On December 13, 1991, Haber sent a two-page fax to Larry Baker at Jet Air Service, Inc. ("Jet Air"), Haber's customs broker at J.F.K. International Airport in New York. The fax included information about Haber's return flight and a copy of the commercial invoice for the Phiale.
Jet Air, in turn, prepared two Customs forms (collectively the "Customs forms"). First, Jet Air prepared an Entry and Immediate Delivery form (Customs Form 3461) to obtain release of the Phiale by a Customs inspection team prior to formal entry. This form listed the Phiale's country of origin as "CH," the code for Switzerland. Second, Jet Air prepared an Entry Summary form (Customs Form 7501), which also listed the Phiale's country of origin as "CH." In addition, this form listed the Phiale's value at $ 250,000, despite the fact that it had just been sold for over $ 1 million. The form made no mention of the Phiale's Sicilian origin or of its Italian history. Haber was listed as the importer of record.
On or about December 14, 1991, Haber returned from Lugano to Zurich.
On December 15, 1991, Haber flew from Geneva to J.F.K. International Airport in New York carrying the Phiale. From there, he entered the United States with the Phiale.
On January 6, 1992, Haber or Steinhardt consigned the Phiale to the Metropolitan Museum of Art to determine its authenticity. The museum declared the Phiale authentic and returned it to Haber or Steinhardt on January 24, 1992.
On January 29, 1992, Steinhardt wired the second installment from his New York account to the Stedron account. On March 11, 1992, Steinhardt wired Haber's commission of $ 162,364 to the Stedron account. The commission price had been determined by taking 15% of the purchase price in lire and converting the amount to dollars.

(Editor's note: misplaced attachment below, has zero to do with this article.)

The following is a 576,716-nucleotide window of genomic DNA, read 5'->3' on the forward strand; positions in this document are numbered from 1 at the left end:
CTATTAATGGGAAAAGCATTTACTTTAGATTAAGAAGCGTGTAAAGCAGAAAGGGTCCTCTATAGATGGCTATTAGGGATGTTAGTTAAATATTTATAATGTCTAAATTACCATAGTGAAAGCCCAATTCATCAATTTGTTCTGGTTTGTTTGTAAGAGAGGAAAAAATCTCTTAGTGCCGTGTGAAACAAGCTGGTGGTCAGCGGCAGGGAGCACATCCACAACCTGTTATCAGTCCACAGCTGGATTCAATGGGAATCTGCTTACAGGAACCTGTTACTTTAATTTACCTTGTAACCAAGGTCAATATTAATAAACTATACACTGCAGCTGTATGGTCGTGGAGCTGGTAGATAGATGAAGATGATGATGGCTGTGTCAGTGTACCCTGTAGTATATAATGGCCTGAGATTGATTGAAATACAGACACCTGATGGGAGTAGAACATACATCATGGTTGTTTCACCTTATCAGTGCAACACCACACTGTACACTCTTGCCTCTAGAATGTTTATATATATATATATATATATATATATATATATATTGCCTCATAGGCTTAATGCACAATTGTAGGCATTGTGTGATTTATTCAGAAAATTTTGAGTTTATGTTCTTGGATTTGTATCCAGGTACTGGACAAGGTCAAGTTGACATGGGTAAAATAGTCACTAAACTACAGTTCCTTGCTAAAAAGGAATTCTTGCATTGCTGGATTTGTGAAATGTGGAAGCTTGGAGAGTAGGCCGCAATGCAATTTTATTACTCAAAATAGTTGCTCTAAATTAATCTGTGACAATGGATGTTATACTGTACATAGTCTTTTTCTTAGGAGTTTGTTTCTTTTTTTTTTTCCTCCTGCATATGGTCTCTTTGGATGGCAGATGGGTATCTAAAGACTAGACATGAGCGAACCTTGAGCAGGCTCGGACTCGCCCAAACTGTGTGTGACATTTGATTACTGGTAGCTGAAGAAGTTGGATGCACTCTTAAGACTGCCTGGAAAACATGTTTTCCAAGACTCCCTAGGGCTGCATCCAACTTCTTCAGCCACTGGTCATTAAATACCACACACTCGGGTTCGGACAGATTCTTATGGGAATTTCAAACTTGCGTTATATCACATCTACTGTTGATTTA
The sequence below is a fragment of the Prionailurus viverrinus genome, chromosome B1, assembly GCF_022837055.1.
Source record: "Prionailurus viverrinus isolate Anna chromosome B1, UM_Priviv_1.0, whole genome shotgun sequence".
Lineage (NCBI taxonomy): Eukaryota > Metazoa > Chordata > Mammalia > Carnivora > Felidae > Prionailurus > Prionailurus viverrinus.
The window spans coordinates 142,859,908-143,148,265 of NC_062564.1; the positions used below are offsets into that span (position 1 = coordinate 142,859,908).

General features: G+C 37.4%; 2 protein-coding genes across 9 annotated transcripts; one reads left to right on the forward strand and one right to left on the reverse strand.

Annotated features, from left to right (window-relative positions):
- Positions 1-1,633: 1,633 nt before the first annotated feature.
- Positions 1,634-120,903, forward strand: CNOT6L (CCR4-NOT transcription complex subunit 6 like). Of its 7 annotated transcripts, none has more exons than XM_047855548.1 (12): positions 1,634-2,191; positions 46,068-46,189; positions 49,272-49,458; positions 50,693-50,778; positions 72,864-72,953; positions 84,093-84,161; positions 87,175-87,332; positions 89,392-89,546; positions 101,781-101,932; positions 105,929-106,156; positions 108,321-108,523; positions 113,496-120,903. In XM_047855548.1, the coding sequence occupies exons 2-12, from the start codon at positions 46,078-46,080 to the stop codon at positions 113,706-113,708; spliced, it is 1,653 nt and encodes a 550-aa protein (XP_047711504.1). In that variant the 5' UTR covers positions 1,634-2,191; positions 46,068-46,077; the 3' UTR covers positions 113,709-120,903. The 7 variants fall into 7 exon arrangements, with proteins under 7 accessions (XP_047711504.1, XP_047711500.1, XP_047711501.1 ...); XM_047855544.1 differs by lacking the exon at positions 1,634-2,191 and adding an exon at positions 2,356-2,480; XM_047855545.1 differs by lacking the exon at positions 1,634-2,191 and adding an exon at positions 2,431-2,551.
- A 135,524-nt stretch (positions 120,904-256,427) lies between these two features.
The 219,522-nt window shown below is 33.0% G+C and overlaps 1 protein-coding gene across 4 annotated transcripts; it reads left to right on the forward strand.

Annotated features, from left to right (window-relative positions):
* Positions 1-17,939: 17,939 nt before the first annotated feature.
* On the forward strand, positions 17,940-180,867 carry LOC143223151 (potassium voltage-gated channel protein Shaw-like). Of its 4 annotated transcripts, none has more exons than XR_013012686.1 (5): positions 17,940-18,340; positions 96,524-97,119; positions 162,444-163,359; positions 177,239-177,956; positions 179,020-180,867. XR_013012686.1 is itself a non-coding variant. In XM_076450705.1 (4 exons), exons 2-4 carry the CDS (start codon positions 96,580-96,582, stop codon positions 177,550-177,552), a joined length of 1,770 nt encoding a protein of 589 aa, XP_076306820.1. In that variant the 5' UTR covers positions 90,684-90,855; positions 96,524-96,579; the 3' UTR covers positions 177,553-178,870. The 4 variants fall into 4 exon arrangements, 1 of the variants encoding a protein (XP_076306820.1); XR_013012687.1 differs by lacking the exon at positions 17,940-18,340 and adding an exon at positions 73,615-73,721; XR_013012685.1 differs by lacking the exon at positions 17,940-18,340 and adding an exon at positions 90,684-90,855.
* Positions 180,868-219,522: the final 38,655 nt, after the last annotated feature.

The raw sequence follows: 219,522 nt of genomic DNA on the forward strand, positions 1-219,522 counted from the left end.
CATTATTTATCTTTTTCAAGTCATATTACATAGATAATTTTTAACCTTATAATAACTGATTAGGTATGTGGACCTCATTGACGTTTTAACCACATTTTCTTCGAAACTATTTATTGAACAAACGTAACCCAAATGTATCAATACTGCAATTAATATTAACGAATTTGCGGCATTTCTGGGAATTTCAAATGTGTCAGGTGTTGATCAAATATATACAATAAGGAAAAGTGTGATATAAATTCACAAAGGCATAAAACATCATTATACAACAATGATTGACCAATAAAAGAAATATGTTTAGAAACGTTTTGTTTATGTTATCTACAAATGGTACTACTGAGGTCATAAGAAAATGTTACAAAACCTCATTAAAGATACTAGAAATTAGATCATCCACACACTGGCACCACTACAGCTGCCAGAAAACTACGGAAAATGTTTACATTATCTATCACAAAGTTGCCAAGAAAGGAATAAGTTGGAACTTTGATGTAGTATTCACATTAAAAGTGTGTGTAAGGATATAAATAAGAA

From 1992 to 1995, Steinhardt possessed the Phiale and displayed it in his home.
On February 16, 1995, the Italian Government submitted a Letters Rogatory Request to the United States pursuant to the Treaty on Mutual Legal Assistance in Criminal Matters seeking assistance in (1) investigating the circumstances surrounding the exportation from Italy of the Phiale and its subsequent importation into the United States, and (2) confiscating the Phiale so that it could be returned to Italy.
On November 9, 1995, agents of the United States Customs Service, acting pursuant to a seizure warrant issued by Chief Magistrate Judge Naomi Reice Buchwald, seized the Phiale from Steinhardt's home in New York City. Magistrate Judge Buchwald issued the warrant pursuant to 18 U.S.C. § 545 and to 19 U.S.C. § 1595a, finding that the Government had shown probable cause to believe that the Phiale was subject to civil forfeiture.
On December 13, 1995, the United States filed the current civil forfeiture action, seeking forfeiture of the Phiale pursuant to 18 U.S.C. §§ 545 and 981(a)(1)(C) and to 19 U.S.C. § 1595a(c). The Government's Complaint, as amended on February 13, 1995, alleged that the Phiale had been imported illegally into the United States due to the materially false statements provided by Haber in the Customs forms relating to the Phiale's country of origin. In addition, the Complaint alleged that the Phiale had been exported illegally from Italy pursuant to Article 44 of Italy's Law of June 1, 1939, No. 1089, regarding the Protection of Objects of Artistic and Historic Interest.
On December 26, 1995, Steinhardt filed the pending motion for summary judgment against the United States in the forfeiture action, claiming that the Phiale is not subject to forfeiture under 18 U.S.C. §§ 545 or 981(a)(1)(C) or under 19 U.S.C. § 1595a(c). Specifically, Steinhardt contends that any alleged misstatements by Haber at the time of the Phiale's importation were not material, as required by the statutes. Steinhardt further asserts that he is an innocent owner as a matter of law under each of the ...